Wednesday, March 19, 2014

Chevron Bib Recipe (and Tips)

I knit this chevron bib during the recent Ravellenics Games. I didn't have time then to write up a pattern (or in this case, more of a recipe), but have taken the time to do so now.

I still enjoy seeing chevrons, zig zags and jagged stripes on all articles of clothing and it occurred to me that babies should not be left out.

On top of that, the shape lent itself very well to the function of the bib. The concave part of the chevron nicely fits around the neck and the angle means there is no additional shaping needed for the straps to conveniently meet at the back.

Recently I knit up a new version, which turned out very nicely:
Although I picked these colours just
because I liked them, some friends and I
had some fun thinking of who would like
the combination: Griffyndor fans, of course.
And my alma mater, Calvin College.
But don't you dare say USC!!
For both bibs, I used cotton I had raveled from second hand sweaters, but of course you can use any cotton you like. I think the popular dishcloth cotton would work particularly well. 50 grams total should complete your project. (Obviously your stripe pattern and colour placement will determine how much of each colour you will need.)

I worked with 4mm needles (US 6), but use what you need to get a firm fabric.

Pattern Recipe
Cast on 61 sts.
S1, knit remaining stitches
S1, Kfb, K26, K2tog, (place marker if desired,) K1, SSK, K26, Kfb, K1

Repeat last two rows, changing colours as desired for stripes. (See notes below.)

When piece is 7” point to point, begin straps: Knit 11, cast off to last 11 sts, K11. (See tutorial below.)
Work garter stitch strap on one side until it is 4” long. (Continue to slip the first stitch to maintain the selvage edge.) Cast off.
Rejoin yarn and make second strap to match. When you have 2 or 3 rows to go, make a buttonhole on a row that starts on the neck edge by S1, K1, YO, K2tog, K7.
Work 2 or 3 more rows as needed.
Cast off.

Notes:
Slip stitches: All slip stitches are done purlwise. This is the default unless a pattern states otherwise.

When changing colours, I find the colour transition looks better if you knit to the last stitch of the row with the old colour and then knit the last stitch with the new colour. (Details: With one stitch left on the row, move the working strand to the front (between the needles). Carry the new colour to the back of the work and knit the last stitch. You are now ready to knit the next row in the new colour. (Slip first stitch, etc.))

As you work wider stripes, be sure to carry the colour you are not using up the back of the work so there will not be long loops. I found it easiest to twist the working yarn around the non-working yarn between the first and second stitches at the beginning of the row. (And in this case you are only wrapping the non-working yarn on every other row.)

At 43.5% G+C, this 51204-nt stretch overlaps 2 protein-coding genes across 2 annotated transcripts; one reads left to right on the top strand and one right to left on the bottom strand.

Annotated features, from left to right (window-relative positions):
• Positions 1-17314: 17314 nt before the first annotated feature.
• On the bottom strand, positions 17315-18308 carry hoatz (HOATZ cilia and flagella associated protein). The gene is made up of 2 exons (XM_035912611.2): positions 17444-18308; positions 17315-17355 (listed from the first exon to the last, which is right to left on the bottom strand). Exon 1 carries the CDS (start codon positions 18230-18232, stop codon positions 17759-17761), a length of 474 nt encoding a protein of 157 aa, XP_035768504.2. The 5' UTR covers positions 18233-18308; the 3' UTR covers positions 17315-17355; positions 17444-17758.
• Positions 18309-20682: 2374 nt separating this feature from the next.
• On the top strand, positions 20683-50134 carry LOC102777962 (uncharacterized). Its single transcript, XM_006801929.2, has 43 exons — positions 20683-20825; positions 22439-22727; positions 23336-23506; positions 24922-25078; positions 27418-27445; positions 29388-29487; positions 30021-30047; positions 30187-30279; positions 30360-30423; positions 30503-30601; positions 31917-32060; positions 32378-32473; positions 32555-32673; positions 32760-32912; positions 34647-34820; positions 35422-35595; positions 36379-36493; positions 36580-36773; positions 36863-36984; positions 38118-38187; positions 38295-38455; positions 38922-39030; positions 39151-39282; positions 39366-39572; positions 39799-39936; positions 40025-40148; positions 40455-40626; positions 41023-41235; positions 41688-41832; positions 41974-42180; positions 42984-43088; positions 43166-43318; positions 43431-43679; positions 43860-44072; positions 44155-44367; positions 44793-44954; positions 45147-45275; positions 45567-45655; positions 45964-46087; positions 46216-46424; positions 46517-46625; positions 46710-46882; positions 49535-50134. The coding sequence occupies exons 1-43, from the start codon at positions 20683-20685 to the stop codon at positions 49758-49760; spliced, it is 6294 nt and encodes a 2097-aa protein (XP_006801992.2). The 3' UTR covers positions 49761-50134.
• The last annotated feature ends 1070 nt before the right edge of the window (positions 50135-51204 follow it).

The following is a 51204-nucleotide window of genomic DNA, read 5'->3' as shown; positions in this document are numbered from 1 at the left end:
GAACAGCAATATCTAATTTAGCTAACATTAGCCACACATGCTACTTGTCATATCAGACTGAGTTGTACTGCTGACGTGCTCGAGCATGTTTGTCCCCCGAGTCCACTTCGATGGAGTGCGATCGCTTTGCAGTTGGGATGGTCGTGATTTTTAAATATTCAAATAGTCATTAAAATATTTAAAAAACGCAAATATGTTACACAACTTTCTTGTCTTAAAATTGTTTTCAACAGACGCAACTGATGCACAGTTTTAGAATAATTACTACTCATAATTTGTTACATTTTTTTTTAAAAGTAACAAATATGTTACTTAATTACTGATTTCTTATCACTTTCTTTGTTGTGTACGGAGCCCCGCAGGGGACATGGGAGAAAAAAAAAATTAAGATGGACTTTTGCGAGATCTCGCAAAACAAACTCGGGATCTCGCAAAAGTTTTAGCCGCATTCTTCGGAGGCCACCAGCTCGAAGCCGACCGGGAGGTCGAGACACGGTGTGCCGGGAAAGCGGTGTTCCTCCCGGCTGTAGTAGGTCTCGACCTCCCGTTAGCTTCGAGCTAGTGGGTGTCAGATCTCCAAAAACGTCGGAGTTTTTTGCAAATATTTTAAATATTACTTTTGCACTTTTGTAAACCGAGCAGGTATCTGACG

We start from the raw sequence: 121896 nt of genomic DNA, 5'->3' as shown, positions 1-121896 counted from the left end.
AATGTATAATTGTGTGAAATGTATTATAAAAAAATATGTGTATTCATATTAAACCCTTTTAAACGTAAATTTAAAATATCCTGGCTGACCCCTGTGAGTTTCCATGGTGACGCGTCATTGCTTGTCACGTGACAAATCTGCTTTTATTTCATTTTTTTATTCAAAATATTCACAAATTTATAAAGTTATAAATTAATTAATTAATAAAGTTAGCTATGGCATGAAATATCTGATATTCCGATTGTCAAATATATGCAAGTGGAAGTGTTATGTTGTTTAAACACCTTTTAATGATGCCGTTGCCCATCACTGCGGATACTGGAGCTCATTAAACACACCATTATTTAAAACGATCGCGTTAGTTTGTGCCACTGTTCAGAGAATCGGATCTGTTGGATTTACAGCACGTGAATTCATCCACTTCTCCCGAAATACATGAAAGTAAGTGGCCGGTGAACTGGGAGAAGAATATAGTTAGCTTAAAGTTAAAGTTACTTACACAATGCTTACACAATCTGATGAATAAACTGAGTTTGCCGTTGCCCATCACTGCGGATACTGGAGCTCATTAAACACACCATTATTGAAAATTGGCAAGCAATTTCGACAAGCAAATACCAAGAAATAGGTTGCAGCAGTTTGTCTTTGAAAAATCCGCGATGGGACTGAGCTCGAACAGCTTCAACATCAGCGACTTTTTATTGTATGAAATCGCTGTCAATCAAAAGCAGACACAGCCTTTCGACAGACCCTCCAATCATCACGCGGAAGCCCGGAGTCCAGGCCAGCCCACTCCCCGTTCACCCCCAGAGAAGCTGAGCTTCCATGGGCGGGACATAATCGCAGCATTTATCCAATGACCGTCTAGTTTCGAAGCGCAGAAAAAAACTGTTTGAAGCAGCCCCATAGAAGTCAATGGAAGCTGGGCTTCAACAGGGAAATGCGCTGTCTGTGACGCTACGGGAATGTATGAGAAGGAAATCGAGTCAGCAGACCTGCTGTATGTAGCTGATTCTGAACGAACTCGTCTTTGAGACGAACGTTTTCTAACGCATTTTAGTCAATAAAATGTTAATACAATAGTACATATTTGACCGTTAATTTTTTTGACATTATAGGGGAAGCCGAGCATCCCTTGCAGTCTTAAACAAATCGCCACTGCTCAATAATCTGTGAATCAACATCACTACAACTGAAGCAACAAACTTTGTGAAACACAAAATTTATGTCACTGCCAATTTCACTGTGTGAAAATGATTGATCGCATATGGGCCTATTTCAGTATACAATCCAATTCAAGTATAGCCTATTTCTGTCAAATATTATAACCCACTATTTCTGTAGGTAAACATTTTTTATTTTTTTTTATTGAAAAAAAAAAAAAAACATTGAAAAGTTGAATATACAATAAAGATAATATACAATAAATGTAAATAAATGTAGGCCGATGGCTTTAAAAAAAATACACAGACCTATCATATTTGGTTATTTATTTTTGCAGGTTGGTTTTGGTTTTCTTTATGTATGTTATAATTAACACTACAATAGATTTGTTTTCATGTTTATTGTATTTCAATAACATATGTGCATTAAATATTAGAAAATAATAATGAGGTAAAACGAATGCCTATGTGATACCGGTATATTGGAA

I like to make my straps two-at-a-time by using both ends of the ball, but you can do them one at a time too, if you prefer.

If you don’t want to use a button, then skip the buttonhole and crochet a chain from the last stitch left at the end of the cast off row to make ties. In this case, make sure to start the cast off row on the outside edge (not the neck edge) of the strap.

Tip for avoiding that dreadful gap between the strap and neckline.
I don't know about you, but when I cast off stitches in the middle of a row for a neckline, I always end up with an ugly gap where I start the cast off. Sometimes I can sew it shut while working in the ends, but it never looks good. While working on these bibs, I discovered ("unvented" more likely) a way to solve the problem. It only takes one extra step and then you're done!

Follow the directions under each picture:
Here I have knit the 11 stitches for the right strap and
am ready to start casting off the middle stitches.
Insert the left needle between the last two stitches on the
right needle. You are going to "knit" a stitch between
those two stitches, by wrapping the yarn around the
left needle (as shown above)...
...and then pulling the yarn between the stitches with your
left needle to form a new stitch on your left needle.
Pull on this new stitch until it is large enough to put over
the tip of the right needle. Remove the left needle and pull
on the yarn so the stitch is snug (but not tight).
Here you have the new stitch (pink arrow) next to the last
stitch of the strap (orange arrow). You are now ready to
start casting off.
Knit the next stitch on the left needle like normal. This will
be the first stitch to be cast off. (The pink and orange arrows
are repeated to give context.)
Now pass the stitch marked by the pink arrow over the
stitch you just knit. This will anchor the cast off stitches to
the strap. Now continue to cast off normally--knit 1, pass
last stitch over, etc.
After you have cast off the rest of the stitches, you can
see that they are nicely anchored to the strap stitches.
The small gap between the last stitch of the strap and the
rest will disappear once you begin knitting the strap.
Hope that helps!

Please post comments or send pictures if you make any bibs using this recipe. Enjoy!

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